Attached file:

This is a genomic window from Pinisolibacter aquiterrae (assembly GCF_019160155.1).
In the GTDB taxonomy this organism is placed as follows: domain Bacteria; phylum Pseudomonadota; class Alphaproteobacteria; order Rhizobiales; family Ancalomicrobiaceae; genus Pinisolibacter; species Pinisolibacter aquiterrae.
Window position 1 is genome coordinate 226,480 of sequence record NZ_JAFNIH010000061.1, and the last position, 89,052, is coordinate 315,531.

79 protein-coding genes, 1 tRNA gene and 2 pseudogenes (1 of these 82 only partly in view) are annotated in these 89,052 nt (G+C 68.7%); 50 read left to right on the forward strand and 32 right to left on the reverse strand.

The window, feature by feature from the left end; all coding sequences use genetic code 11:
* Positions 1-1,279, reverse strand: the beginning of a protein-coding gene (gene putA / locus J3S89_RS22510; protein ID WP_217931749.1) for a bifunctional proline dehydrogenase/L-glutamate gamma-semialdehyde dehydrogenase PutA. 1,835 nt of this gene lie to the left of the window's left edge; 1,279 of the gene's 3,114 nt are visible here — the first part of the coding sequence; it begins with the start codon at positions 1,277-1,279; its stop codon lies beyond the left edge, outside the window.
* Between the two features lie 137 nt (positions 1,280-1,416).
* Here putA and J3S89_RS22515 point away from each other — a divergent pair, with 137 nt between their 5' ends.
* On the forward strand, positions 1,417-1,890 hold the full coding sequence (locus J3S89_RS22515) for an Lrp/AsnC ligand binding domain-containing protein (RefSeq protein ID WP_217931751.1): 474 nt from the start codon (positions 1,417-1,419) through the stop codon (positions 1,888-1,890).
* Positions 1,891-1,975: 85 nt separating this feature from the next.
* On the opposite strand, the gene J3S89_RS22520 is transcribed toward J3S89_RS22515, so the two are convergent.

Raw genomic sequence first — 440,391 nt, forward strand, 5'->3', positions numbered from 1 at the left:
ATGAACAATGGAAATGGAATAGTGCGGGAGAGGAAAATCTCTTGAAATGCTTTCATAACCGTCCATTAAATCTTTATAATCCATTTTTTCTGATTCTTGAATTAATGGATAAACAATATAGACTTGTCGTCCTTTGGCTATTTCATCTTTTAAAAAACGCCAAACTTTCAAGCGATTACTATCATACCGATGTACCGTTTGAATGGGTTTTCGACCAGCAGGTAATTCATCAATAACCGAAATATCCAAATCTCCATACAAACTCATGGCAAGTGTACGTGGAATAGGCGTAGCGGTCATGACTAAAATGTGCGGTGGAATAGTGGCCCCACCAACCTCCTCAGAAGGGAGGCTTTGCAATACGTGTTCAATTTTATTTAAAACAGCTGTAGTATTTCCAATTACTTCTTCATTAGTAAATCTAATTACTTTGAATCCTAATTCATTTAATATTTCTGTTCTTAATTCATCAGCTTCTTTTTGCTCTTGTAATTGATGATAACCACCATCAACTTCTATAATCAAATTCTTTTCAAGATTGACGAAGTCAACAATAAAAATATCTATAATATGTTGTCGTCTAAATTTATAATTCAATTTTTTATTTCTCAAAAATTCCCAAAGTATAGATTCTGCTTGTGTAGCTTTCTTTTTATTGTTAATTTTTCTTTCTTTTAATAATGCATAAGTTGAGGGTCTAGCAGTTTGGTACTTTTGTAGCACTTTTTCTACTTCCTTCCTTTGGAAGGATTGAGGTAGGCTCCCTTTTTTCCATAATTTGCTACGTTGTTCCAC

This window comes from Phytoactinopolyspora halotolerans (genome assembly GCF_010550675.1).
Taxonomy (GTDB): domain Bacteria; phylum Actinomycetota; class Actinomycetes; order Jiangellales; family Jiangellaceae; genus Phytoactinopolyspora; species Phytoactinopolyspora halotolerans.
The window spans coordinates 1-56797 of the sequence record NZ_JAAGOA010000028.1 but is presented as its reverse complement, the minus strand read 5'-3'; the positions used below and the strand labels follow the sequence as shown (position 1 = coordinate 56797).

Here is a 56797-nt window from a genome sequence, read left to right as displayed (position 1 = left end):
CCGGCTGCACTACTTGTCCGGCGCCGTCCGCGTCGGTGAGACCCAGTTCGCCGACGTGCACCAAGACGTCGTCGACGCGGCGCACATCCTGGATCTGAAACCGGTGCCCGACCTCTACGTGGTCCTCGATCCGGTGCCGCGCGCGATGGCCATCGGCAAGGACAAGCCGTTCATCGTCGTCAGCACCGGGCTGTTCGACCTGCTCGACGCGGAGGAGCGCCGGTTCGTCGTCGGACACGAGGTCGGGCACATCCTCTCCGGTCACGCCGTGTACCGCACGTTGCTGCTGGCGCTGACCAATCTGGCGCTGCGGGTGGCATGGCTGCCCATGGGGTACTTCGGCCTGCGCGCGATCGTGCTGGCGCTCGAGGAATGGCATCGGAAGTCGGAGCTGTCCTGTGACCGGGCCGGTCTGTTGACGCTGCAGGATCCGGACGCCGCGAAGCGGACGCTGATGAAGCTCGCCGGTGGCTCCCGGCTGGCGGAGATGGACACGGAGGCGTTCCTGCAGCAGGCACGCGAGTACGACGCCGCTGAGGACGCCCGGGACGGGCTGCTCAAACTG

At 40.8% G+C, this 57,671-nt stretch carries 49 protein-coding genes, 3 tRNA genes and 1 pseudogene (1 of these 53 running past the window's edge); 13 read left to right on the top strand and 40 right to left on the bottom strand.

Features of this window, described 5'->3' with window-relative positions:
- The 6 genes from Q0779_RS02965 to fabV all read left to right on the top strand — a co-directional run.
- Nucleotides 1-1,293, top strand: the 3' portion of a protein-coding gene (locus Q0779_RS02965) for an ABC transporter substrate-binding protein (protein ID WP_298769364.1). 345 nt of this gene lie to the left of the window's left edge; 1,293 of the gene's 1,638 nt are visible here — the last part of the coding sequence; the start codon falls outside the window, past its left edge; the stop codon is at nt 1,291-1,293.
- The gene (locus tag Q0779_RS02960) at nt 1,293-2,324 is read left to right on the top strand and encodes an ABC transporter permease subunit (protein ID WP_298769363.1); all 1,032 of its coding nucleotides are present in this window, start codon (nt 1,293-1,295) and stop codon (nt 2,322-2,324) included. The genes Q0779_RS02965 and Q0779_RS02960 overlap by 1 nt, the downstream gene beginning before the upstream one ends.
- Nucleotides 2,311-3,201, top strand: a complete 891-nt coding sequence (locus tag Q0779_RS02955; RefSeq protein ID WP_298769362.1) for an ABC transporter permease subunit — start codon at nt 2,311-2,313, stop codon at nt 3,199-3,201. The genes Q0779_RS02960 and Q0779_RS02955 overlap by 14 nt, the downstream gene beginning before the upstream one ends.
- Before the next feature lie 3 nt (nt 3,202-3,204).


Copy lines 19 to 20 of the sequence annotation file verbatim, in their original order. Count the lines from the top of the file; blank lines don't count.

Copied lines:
At 40.8% G+C, this 57,671-nt stretch carries 49 protein-coding genes, 3 tRNA genes and 1 pseudogene (1 of these 53 running past the window's edge); 13 read left to right on the top strand and 40 right to left on the bottom strand.

Features of this window, described 5'->3' with window-relative positions: